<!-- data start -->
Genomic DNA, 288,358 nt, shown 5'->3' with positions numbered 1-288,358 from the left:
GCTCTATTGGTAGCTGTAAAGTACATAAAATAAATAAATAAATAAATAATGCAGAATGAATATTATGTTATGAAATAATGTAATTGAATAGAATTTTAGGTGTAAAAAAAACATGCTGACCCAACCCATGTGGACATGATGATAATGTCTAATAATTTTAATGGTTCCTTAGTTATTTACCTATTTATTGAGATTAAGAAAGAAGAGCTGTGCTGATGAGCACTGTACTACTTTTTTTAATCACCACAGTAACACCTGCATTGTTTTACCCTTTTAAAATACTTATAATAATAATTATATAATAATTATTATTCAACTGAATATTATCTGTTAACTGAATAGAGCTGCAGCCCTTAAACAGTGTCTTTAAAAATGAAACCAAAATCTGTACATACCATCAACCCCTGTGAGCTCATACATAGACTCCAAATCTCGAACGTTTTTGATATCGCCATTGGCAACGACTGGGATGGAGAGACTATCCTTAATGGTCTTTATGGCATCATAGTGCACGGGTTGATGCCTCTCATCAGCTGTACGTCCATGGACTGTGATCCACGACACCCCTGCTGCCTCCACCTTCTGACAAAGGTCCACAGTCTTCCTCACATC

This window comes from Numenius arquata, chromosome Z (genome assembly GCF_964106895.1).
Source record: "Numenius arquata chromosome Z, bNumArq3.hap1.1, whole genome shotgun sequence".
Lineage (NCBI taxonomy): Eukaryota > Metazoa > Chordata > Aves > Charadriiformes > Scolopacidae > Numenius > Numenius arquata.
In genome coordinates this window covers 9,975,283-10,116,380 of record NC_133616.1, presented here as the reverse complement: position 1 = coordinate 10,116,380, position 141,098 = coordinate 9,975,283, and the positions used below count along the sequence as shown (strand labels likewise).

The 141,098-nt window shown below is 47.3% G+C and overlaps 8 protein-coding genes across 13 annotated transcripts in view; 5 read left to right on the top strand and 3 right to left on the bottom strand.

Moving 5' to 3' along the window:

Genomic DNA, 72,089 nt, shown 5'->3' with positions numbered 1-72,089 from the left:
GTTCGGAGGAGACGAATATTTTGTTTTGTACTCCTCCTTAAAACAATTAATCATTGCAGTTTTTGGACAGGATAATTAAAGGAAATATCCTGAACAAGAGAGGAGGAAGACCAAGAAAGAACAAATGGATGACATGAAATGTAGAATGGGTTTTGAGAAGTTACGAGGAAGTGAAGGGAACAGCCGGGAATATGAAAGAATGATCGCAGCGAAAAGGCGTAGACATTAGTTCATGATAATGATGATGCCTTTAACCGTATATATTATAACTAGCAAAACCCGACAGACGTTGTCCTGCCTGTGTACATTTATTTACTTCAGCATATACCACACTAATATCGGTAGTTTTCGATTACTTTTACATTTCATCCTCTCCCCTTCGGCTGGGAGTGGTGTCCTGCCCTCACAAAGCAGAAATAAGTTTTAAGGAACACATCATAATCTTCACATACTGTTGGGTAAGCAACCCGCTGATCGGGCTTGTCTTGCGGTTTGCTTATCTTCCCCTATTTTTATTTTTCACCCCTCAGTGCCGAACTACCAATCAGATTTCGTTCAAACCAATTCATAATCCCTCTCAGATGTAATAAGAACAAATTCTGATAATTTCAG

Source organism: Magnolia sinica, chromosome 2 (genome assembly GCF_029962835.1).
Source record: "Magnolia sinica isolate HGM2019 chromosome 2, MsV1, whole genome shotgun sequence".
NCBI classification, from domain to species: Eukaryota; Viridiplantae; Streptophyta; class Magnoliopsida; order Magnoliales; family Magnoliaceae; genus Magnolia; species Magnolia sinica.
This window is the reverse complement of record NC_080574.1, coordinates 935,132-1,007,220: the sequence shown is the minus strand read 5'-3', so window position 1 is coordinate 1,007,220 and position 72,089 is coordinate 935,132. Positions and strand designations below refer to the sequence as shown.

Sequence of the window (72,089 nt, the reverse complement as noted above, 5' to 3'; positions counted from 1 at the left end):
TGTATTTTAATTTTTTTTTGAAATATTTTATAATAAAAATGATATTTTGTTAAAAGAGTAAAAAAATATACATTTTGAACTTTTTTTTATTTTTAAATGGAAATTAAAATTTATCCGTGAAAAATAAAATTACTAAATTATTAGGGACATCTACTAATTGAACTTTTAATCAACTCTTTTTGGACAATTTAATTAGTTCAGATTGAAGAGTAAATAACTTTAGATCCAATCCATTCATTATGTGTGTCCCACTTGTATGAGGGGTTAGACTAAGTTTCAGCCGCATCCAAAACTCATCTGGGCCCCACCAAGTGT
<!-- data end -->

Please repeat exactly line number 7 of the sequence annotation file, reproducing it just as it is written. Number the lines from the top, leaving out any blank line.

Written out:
The 141,098-nt window shown below is 47.3% G+C and overlaps 8 protein-coding genes across 13 annotated transcripts in view; 5 read left to right on the top strand and 3 right to left on the bottom strand.